Gansu, one of the birthplaces of China's brilliant ancient culture, has a long history. Human life existed in the area more than 200,000 years ago. It is said that Fuxi, one of the three legendary emperors, to whom the first Chinese calendar and script were attributed, was born in Gansu. The other two Huang Di (Yellow Emperor) and Yan Di, who are regarded as the progenitors of the Chinese nation, were also born and lived there.The appearance of agriculture in the Jinghe and Weihe valleys more than 3,000 years ago ushered in the brilliant agricultural civilization in the Yellow River Basin.
Since the Han Dynasty (206 B.C.-A.D. 220) Gansu, thanks to its special topographical environs and geographical position, has not only served as a major route between the eastern provinces and Xinjiang but also as a natural passage linking China with Central and Western Asia. It was through the Hexi Corridor in Gansu that Zhang Qian, envoy of the Western Han Dynasty, went to Central Asia and that Xuan Zang, a famous monk of the Tang Dynasty, traveled to India in search of Buddhist scriptures.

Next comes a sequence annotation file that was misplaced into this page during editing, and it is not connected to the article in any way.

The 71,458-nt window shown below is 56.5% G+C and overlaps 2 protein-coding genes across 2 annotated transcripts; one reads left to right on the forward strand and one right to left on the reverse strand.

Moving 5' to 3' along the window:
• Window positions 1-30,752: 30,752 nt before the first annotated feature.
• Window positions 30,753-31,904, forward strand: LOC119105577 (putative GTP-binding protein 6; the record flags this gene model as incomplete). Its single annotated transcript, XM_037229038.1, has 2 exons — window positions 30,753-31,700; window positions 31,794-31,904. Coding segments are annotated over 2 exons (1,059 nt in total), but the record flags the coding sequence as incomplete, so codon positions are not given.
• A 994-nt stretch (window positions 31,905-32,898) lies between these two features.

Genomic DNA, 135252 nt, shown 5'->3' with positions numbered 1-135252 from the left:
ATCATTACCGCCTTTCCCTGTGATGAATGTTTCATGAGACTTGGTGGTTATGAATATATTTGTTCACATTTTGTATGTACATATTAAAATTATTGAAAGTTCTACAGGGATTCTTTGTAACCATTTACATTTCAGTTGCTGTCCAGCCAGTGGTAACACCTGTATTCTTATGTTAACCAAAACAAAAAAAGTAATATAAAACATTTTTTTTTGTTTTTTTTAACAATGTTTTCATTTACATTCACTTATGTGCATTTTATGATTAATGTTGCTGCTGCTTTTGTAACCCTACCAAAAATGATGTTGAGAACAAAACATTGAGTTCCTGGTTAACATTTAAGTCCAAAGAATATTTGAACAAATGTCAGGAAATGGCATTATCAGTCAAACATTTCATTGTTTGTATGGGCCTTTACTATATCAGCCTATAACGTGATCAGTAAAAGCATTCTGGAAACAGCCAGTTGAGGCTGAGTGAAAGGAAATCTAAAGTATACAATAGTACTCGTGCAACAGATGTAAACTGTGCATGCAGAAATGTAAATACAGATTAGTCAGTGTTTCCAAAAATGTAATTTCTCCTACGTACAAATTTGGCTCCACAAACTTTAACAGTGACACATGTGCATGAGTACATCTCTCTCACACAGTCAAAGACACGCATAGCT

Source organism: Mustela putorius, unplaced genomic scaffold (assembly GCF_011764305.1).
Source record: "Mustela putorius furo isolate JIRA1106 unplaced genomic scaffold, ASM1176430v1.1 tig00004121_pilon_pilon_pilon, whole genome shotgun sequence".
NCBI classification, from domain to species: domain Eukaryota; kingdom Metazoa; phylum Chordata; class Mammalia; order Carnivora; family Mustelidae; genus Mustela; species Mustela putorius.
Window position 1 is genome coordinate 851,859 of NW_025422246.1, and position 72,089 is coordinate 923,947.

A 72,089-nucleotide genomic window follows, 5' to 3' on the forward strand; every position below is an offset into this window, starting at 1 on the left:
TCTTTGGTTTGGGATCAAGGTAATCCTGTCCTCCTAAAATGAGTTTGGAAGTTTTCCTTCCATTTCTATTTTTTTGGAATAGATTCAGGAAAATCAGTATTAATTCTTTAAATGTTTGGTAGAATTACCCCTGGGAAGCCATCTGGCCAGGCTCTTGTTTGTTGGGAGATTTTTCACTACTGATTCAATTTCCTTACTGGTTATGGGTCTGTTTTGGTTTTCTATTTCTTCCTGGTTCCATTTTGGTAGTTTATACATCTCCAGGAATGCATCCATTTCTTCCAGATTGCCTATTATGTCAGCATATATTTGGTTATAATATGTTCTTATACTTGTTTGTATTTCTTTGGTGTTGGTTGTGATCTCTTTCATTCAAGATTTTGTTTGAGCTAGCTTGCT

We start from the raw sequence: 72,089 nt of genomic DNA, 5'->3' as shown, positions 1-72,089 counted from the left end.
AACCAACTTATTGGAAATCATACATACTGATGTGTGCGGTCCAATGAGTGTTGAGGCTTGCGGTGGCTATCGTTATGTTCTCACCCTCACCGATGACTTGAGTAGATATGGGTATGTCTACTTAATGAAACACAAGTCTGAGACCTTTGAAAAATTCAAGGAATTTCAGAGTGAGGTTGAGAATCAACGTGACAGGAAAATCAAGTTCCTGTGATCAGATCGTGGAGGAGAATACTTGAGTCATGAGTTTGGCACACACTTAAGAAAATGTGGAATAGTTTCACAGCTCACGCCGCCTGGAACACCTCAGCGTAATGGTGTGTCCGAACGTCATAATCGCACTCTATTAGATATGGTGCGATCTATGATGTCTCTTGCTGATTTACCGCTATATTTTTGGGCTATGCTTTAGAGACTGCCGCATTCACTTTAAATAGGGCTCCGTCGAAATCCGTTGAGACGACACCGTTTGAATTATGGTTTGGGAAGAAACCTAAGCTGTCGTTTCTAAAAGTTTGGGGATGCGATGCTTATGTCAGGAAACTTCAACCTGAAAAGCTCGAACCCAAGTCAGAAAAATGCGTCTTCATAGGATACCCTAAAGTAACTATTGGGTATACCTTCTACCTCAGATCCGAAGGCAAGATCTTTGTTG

The Venetian traveler Marco Polo took the same route when he cam to China during the Yuan Dynasty (1279-1368). The Silk Road opened up by Emperor Wudi of the Han Dynasty ran more than 1, 600 kilometers through Gansu.
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